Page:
February 12, 2004

Test Spin: Stephin Merritt

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A soundtrack is more interesting when one person has complete control of it. Stephin Merritt of The Magnetic Fields, who released the 1999 box set 69 Love Songs, which had all the critics a-jittery, wrote every song on this album, the accompaniment to a film in which Katie Holmes stars as a melodramatic teenager (imagine that). Four of these are new Magnetic Fields songs (none of which actually appeared in the film, but at least they’re mostly good), one of which is a solo called “One April Day” that was written specifically for the film, and the other five songs were previously released, either by the Magnetic Fields or Merritt’s other band, The 6ths. Unfortunately, the songs by The 6ths are pretty weak, but there’s still enough gold on here to warrant praise.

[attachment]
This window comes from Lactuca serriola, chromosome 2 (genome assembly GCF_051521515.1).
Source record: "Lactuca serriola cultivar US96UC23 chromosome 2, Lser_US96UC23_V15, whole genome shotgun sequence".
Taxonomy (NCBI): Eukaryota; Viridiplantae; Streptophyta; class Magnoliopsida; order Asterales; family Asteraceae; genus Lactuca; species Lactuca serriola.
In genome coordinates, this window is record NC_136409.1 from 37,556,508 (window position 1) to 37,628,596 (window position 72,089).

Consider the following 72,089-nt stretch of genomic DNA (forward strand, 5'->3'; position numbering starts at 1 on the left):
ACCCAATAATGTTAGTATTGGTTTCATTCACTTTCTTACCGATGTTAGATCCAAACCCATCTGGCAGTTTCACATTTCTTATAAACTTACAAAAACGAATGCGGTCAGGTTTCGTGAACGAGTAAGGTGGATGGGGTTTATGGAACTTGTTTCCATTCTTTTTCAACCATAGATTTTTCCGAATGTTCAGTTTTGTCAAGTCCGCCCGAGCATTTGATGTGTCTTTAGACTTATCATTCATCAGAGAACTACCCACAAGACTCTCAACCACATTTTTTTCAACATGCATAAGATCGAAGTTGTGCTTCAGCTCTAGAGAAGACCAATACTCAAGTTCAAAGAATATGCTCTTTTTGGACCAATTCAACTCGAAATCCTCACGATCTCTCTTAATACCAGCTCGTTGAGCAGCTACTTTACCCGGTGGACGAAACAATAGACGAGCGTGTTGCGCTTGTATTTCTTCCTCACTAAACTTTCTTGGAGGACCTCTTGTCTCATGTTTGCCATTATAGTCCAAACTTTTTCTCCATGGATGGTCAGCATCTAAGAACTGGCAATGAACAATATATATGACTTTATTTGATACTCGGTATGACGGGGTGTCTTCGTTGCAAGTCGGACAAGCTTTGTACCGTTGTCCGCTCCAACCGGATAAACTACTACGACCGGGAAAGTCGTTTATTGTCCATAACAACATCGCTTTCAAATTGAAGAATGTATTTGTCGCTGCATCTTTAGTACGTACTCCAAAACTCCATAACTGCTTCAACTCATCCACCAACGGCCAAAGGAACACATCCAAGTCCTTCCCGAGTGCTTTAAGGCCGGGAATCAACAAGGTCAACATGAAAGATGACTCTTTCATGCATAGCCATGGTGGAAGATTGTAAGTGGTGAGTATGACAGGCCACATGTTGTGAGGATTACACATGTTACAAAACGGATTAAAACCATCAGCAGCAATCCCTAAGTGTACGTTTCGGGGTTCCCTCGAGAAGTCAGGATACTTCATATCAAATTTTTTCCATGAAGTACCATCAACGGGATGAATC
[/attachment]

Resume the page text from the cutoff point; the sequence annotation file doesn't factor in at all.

The Fields’ songs hint at the stylistic diversity achieved on 69 Love Songs. “Epitaph for My Heart” begins with the irony of a They Might Be Giants song and then segues into a quasi-Joy Division pop dirge (Merritt’s voice even sounds like that of Ian Curtis here). Meanwhile, “The Luckiest Guy on the Lower East Side” is bouncy and quirky, with lyrics about cars and low self-esteem that clicks in an empathy-for-losers sort of way.

This soundtrack’s Achilles heel is its length: only 27 minutes. The songs are a good intro to the Magnetic Fields, but don’t waste your money on such a short album. Just buy 69 Love Songs instead.

Archived article by John Penning